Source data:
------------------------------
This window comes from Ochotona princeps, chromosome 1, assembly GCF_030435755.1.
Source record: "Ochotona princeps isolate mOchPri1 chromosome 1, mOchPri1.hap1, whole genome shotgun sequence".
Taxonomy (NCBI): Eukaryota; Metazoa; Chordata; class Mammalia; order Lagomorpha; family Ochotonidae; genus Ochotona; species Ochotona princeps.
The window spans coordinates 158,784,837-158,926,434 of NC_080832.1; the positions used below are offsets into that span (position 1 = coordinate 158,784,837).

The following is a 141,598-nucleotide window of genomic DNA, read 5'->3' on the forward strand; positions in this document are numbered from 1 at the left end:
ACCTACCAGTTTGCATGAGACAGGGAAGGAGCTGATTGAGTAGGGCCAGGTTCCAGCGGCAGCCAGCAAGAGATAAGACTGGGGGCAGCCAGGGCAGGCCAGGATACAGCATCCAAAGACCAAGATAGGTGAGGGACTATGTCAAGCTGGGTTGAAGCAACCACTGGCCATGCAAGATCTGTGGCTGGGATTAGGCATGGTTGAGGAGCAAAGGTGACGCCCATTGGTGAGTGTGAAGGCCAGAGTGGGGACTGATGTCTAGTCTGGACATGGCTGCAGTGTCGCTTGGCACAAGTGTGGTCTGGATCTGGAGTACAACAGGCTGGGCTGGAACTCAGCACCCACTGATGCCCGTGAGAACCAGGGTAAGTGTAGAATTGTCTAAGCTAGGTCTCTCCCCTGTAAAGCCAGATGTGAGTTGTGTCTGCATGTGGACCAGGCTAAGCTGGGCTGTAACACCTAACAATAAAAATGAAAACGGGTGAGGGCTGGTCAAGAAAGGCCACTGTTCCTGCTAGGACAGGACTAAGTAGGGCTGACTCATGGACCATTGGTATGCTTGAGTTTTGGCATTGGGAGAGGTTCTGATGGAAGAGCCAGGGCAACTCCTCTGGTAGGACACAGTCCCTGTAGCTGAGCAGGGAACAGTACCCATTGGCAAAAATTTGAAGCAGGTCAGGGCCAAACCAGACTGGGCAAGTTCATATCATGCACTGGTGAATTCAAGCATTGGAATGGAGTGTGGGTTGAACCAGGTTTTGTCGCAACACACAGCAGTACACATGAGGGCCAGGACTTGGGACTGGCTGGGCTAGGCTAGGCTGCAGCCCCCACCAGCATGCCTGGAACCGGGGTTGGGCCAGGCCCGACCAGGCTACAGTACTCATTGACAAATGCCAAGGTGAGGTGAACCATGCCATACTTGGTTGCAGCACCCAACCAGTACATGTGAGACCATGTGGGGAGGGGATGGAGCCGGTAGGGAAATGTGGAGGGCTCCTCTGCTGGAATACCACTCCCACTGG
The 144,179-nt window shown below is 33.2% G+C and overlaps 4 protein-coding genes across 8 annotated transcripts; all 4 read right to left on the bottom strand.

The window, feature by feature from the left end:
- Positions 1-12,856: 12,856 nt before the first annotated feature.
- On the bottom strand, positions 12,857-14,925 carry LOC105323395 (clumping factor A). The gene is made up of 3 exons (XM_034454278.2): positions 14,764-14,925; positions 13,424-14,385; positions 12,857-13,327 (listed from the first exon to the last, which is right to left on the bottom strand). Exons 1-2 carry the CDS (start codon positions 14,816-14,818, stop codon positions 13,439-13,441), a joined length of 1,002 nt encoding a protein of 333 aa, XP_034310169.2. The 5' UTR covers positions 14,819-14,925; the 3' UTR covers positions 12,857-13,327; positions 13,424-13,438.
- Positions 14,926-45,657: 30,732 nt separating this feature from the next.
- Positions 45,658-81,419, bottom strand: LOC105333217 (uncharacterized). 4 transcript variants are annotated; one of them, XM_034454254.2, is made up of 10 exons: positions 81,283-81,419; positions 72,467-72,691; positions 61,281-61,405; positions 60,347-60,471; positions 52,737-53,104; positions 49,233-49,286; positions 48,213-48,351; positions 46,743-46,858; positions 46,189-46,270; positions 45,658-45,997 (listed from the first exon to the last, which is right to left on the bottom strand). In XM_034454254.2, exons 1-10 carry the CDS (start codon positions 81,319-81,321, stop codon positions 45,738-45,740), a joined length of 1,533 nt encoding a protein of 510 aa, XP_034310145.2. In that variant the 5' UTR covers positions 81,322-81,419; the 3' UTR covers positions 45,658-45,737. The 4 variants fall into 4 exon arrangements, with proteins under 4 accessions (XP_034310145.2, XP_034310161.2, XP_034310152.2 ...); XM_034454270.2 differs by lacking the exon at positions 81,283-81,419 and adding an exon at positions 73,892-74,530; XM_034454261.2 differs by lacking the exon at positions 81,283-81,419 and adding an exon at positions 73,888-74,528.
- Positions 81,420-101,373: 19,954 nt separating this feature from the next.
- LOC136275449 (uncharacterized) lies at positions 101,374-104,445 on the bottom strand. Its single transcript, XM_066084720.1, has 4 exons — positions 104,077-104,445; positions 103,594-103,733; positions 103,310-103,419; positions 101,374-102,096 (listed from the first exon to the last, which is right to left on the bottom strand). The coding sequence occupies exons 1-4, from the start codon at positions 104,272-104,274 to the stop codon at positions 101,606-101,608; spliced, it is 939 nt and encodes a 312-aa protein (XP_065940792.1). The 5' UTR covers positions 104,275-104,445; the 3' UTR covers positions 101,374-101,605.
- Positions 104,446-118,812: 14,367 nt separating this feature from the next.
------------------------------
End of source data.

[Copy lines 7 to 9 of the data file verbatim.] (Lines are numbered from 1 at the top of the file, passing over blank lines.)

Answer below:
The 144,179-nt window shown below is 33.2% G+C and overlaps 4 protein-coding genes across 8 annotated transcripts; all 4 read right to left on the bottom strand.

The window, feature by feature from the left end:
- Positions 1-12,856: 12,856 nt before the first annotated feature.